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Marine Boy

by Mark Simpson, Attitude (UK)

“By now you may be wondering what the difference is between Marines and gay men, seeing as they both wear camouflage trousers and dog-tags, both have short hair, both work out, both dance to the Village People, both like to have their photograph taken, and both have itchy prostates and chips on their shoulders. I’m tempted to answer that the difference is that Marines are friendly, fun, faithful, loving and great in bed and that gay men are none of these things.” – Mark Simpson

They have everything for a young man to enjoy /
You can hang out with all the boy-oys!’

The last time I saw Steve Zeeland my American military-chaser buddy was in an Enlisted Men’s Club at Camp Pendleton, home of the US Marine Corps in Southern California. Neither of us were enlisted men ourselves, but we were surrounded by hundreds of fit, sunburnt young men just in from the field and still in their camouflage gear (but already cheerfully pissed) who certainly were.

A familiar record was being played very loud: ‘Young man! Young man!/ There’s no need to feel down/ I said Young man!/ Get yourself off the ground…’ Altogether now: ‘It’s fun to stay at the YMCA!/ It’s fun to stay at the YMCA-Ay!…’ The Marines sang along in their hoo-rah! voices and spelt out the letters with their clumsy, square-set bodies.

One Devil Dog slapped me on the shoulder: ‘Having a good time buddy?’ ‘Oh yes,’ I replied. ‘Never better.’ If only all gay discos were like this.

My enjoyment of this epiphany was only slightly spoilt by Steven producing a camcorder from nowhere and videoing the whole proceedings. This, I thought, was pushing it. Amazingly, no one asked us what we were doing or rearranged our facial features. But then, at the Marine Rodeo we attended earlier in the day, none of the painfully beautiful boys poured into Wrangler jeans, T-shirts and cowboy boots seemed to object to Steve’s SureShot attentions. As he observes in his latest book, The Masculine Marine: Homoeroticism in the US Marine Corps, “Marines like to be looked at.”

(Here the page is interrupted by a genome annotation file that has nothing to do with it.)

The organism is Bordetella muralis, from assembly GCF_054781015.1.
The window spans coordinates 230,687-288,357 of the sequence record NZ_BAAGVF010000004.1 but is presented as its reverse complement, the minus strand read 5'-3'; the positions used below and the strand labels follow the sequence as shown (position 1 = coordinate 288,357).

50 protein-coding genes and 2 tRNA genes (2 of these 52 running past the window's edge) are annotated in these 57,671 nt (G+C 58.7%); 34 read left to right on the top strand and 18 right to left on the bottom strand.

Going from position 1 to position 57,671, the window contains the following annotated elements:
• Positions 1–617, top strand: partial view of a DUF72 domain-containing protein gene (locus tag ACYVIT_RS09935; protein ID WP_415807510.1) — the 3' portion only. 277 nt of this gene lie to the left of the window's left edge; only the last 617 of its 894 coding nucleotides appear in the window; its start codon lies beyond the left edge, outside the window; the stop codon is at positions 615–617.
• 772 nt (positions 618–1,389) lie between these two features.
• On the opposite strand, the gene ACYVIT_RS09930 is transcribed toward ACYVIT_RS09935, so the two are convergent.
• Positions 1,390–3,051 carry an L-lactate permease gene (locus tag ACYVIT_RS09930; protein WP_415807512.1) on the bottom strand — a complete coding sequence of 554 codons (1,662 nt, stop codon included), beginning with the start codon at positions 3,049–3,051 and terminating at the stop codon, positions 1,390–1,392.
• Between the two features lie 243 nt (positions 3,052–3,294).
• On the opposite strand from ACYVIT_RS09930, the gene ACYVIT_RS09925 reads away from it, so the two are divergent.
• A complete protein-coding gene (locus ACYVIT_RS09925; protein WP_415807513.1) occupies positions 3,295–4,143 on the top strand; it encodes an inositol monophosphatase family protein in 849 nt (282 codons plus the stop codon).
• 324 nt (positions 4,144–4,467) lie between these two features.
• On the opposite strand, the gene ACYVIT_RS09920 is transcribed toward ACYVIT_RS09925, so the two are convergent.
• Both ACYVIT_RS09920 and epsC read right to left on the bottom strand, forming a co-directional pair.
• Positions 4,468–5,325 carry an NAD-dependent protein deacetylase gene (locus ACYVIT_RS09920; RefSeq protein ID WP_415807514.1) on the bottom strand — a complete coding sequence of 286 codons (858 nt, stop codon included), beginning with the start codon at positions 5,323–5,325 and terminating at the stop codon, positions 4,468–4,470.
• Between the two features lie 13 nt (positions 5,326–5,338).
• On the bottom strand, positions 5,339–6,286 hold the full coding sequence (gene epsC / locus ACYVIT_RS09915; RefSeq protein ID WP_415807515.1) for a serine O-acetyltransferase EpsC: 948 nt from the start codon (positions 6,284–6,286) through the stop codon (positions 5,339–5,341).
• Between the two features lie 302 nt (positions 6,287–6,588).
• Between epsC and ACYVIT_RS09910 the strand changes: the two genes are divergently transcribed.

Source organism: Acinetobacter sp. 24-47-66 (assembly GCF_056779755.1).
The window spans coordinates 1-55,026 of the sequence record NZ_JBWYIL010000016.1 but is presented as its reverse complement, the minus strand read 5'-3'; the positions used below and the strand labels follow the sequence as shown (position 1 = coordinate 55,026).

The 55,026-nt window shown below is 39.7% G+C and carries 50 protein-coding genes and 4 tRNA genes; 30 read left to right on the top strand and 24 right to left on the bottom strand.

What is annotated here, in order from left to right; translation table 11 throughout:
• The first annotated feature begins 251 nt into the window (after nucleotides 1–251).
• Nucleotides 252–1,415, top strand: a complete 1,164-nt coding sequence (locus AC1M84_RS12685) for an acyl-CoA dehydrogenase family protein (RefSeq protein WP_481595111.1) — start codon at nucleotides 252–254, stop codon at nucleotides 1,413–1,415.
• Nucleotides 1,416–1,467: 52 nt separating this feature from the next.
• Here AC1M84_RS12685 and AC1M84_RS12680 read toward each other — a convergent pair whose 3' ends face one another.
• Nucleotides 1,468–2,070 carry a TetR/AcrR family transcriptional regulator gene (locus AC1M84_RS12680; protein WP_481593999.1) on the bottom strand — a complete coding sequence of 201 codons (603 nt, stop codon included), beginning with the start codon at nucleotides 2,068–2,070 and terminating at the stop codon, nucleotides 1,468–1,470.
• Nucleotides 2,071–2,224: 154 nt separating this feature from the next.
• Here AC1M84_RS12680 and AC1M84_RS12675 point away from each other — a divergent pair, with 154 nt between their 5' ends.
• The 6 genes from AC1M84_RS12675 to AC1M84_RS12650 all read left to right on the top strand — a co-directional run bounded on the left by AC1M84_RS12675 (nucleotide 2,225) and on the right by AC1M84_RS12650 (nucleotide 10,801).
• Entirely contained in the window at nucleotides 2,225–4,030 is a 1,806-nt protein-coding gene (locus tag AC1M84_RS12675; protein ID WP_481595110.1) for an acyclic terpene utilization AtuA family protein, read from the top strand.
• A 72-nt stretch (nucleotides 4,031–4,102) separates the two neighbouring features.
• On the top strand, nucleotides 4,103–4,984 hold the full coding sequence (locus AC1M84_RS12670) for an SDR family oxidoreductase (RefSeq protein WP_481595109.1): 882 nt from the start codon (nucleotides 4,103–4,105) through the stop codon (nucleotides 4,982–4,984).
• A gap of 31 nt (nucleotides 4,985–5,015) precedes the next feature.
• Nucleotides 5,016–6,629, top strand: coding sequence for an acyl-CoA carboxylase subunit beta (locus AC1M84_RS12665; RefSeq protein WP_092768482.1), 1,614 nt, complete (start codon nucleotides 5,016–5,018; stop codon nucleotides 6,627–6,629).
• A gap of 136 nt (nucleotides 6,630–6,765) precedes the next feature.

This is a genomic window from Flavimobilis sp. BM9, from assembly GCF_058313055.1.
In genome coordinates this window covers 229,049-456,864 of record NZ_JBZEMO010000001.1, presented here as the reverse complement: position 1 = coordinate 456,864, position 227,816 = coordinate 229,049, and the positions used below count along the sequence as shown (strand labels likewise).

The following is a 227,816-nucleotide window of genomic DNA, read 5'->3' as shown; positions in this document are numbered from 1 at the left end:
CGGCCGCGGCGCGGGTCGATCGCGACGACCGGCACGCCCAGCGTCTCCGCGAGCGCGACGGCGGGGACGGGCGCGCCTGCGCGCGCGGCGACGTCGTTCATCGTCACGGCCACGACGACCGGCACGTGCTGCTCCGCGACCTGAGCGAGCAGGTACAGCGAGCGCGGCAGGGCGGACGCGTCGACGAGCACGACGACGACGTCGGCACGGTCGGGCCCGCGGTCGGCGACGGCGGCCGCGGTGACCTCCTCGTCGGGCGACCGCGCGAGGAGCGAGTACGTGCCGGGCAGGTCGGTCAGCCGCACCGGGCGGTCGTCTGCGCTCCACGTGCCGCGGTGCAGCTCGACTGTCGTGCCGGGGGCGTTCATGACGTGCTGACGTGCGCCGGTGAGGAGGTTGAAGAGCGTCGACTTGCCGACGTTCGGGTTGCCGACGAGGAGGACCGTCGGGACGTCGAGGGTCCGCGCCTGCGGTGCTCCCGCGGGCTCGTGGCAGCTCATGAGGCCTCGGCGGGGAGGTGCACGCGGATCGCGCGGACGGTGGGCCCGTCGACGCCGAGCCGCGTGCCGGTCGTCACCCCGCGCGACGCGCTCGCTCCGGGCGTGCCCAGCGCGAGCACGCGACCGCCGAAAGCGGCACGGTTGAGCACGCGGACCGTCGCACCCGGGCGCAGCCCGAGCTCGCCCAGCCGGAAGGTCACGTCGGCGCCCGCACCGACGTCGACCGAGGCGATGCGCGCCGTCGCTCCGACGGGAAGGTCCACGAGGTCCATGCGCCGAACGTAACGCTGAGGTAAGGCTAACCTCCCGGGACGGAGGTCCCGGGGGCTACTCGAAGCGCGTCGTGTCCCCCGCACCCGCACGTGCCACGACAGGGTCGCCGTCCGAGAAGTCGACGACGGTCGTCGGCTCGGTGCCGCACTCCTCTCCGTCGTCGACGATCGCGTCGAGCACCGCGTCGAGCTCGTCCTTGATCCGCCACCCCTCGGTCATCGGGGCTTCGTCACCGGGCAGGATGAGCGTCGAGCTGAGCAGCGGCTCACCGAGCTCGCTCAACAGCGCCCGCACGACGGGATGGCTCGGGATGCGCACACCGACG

The many interviews with young Marines the book contains make it clear that being looked at isn’t the only passive position that many Marines are capable of enjoying. Jarheads, the toughest representatives of the US Armed Forces, have a reputation amongst US gays for disappointing in the bedroom, i.e. failing to live up to the gay fantasy of the ‘straight top’ and selfishly ‘bottoming out.’ Hence the joke: Q: ‘What’s the difference between a butch Marine and a nelly Marine?’ A: ‘A butch Marine holds his own goddamn legs in the air!’

As Steve puts it in his introduction, ‘what could be more incongruous than the picture of the most macho of American fighting men; indeed the most potent surviving icon of masculinity (think of John Wayne in The Sands of Iwo Jima, or Clint Eastwood in Heartbreak Ridge)   wanting to take it like a woman?’

Or as Corporal Jones might have put it: ‘They do like it up ‘em, Captain Mainwaring!’

By now you may be wondering what the difference is between Marines and gay men, seeing as they both wear camouflage trousers and dog-tags, both have short hair, both work out, both dance to the Village People, both like to have their photograph taken, and both have itchy prostates and chips on their shoulders. I’m tempted to answer that the difference is that Marines are friendly, fun, faithful, loving and great in bed and that gay men are none of these things. But then, that would just be me being bitter, wouldn’t it?